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The Kinsey Reporter App: Reaching Out to the Mobile World

The Kinsey Institute, in partnership with the IU School of Informatics and Computing, has re-released the Kinsey Reporter, a mobile survey platform for collecting and reporting anonymous data about sex and other intimate behaviors. The app allows anyone with a mobile phone to report on specific observations in their lives and communities, from public displays of affection to personal sexual behavior and experiences. The ‘reporters’ are also able to see and explore the anonymous, accumulated data.

The Kinsey Reporter app is available now for free for anyone with a mobile phone, whether iPhone (through the Apple store) or android (through Google Play).

Reports made by anonymous ‘citizen scientists’ will be used for research and shared with the public at kinseyreporter.org.

The Kinsey Reporter App was developed by Filippo Menczer and his team at the Center for Complex Networks and Systems Research (CNetS, part of the IU School of Informatics and Computing) at Indiana University. Kinsey Institute researchers Julia Heiman, Erick Janssen, Stephanie Sanders, Justin Garcia and Virginia Vitzthum contributed survey content, and plan to add more surveys in the near future.

The apps were originally released late in 2012 and immediately pulled by Indiana University legal department because of concerns about privacy and confidentiality. The app was verified to be secure and anonymous, and is now available for public use.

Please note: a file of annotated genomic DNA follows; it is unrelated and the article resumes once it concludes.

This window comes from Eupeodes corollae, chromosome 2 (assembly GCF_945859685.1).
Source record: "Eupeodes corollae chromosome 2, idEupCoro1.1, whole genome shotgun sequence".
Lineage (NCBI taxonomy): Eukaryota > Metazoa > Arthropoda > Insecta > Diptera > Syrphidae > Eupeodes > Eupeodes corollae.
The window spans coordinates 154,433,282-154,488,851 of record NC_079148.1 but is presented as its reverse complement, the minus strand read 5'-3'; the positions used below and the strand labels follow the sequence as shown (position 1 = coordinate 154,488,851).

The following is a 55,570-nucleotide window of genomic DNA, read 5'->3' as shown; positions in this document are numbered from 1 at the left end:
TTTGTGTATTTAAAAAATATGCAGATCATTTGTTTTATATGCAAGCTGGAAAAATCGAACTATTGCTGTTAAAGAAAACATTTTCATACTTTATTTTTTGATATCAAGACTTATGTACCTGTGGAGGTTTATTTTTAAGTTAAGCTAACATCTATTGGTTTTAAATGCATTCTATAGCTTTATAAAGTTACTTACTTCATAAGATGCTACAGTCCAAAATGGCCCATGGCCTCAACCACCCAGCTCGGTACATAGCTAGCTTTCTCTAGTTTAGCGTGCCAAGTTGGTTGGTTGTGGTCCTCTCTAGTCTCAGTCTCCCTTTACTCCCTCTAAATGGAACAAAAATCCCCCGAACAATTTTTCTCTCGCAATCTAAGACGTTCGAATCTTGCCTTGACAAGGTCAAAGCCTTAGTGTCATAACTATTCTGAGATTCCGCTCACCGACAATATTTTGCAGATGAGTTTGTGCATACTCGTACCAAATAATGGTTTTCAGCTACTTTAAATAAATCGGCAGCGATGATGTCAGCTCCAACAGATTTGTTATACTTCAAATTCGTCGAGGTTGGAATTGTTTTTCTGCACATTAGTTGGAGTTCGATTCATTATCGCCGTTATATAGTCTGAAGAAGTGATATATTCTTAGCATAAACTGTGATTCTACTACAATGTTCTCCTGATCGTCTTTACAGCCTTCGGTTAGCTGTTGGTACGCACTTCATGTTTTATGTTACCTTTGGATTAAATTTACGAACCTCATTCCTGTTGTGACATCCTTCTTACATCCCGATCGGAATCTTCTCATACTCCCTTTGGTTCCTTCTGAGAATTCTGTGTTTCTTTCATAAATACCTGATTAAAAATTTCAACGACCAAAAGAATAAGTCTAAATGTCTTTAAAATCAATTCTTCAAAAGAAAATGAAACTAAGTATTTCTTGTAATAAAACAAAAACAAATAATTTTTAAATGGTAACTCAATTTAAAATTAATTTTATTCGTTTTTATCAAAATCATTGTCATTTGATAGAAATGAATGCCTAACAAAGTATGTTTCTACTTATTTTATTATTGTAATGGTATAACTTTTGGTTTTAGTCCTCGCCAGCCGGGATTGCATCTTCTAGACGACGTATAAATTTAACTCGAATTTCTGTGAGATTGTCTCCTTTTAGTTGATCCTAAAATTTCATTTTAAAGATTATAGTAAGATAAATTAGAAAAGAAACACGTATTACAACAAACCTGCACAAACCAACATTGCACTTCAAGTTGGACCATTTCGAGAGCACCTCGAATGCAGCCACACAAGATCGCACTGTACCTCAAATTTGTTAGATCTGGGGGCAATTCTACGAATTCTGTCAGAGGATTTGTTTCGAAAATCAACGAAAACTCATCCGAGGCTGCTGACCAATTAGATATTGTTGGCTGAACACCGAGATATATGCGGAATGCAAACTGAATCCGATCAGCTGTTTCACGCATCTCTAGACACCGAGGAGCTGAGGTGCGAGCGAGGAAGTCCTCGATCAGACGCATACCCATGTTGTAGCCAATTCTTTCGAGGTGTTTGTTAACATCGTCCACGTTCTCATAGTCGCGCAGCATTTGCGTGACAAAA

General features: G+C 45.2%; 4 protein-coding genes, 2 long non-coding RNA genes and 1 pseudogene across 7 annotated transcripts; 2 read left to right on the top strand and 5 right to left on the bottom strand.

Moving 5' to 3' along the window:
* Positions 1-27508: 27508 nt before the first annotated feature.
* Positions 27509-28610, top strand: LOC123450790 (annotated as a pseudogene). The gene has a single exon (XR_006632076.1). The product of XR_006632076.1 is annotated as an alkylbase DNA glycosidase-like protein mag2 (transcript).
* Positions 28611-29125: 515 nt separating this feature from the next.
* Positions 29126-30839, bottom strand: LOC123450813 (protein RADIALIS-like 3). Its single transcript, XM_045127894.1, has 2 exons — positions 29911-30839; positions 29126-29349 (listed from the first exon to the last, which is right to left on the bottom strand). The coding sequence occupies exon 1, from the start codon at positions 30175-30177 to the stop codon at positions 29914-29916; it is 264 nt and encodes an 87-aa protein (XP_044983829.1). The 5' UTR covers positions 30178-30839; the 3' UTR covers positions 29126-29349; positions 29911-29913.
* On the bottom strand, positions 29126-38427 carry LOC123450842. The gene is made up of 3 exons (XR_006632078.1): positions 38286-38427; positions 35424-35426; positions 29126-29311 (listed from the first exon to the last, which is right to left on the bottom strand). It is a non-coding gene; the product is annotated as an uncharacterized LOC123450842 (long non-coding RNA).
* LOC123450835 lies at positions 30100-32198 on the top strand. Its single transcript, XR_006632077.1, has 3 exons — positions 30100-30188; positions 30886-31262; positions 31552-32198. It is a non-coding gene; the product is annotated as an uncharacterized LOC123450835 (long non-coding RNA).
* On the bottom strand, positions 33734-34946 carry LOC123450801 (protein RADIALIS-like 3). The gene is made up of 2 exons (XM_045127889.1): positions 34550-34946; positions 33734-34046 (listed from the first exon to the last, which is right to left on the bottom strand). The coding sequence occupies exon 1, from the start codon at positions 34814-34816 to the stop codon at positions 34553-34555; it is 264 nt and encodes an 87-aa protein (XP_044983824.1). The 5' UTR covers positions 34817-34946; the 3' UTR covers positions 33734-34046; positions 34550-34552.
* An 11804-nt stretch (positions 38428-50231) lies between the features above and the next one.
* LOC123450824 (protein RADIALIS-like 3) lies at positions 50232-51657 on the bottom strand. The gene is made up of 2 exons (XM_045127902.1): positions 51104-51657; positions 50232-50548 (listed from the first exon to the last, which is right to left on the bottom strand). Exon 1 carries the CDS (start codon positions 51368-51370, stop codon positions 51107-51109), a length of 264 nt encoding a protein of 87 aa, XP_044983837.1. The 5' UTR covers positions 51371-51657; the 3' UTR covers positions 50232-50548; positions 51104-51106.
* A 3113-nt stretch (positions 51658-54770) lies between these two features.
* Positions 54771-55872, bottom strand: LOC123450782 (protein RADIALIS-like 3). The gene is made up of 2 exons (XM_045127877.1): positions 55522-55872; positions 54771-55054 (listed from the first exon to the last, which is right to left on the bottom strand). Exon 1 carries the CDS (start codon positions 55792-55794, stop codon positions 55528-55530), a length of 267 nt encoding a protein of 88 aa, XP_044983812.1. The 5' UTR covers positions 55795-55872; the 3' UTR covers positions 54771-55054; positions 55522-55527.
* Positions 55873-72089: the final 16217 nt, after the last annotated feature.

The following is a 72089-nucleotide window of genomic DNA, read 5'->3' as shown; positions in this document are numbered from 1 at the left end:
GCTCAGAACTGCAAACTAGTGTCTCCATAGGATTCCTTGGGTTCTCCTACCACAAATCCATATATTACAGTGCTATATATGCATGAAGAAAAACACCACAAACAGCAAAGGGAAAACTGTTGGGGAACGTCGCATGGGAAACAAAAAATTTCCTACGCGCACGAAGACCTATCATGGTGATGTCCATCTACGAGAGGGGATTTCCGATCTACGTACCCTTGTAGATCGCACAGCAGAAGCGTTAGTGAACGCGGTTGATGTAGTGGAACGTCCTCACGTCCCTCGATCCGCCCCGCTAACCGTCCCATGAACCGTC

After downloading the app, users can contribute activities and observations on topics such as sexual activity, public displays of affection, flirting, unwanted experiences, fetishes and birth control use.

The CNetS development team for the Kinsey Reporter App: Filippo Menzcer with students Giorgio Elia, Clayton Davis, & Muthu Chidambaram

No information identifying users submitting the reports is collected or stored, but the time and general location of the report is collected into the database.

Users have the option of selecting their own geographic preference for the report by choosing city/town, state/region or country. After a sufficient number of entries from a location, the anonymous, aggregate data are displayed on the website and in the app.

"People are natural observers. It's part of being social, and using mobile apps is an excellent way to involve citizen scientists," said Julia Heiman, Kinsey Institute Director. "We expect to get new insights into sexuality and relationships today. What do people notice, what are they involved in, and what can they relate to us about their lives and their communities?" Developer and CNetS director Filippo Menczer called development of the citizen reporting platform an opportunity to gather information on important issues that may have been difficult to examine in the past.

"This new platform will allow us to explore issues that have been challenging to study until now, such as the prevalence of unreported sexual violence in different parts of the world, or the correlation between various sexual practices like condom use, for example, and the cultural, political, religious or health contexts in particular geographical areas. These were some of our initial motivations for the project," he said.

Surveys will change over time, and users can view aggregated reports by geographic region via interactive maps, timelines or charts. All of these reporting venues can be manipulated with filters that remove or add data based on specific survey topics and questions selected by the user.

The ‘reporter’ directs users to sexual health information on Kinsey Confidential, and anyone can explore findings through the Kinsey Reporter website.

Keep up with Kinsey Reporter on Twitter, Facebook, and Google+, and most importantly, be sure to download the App into your mobile device and start reporting!


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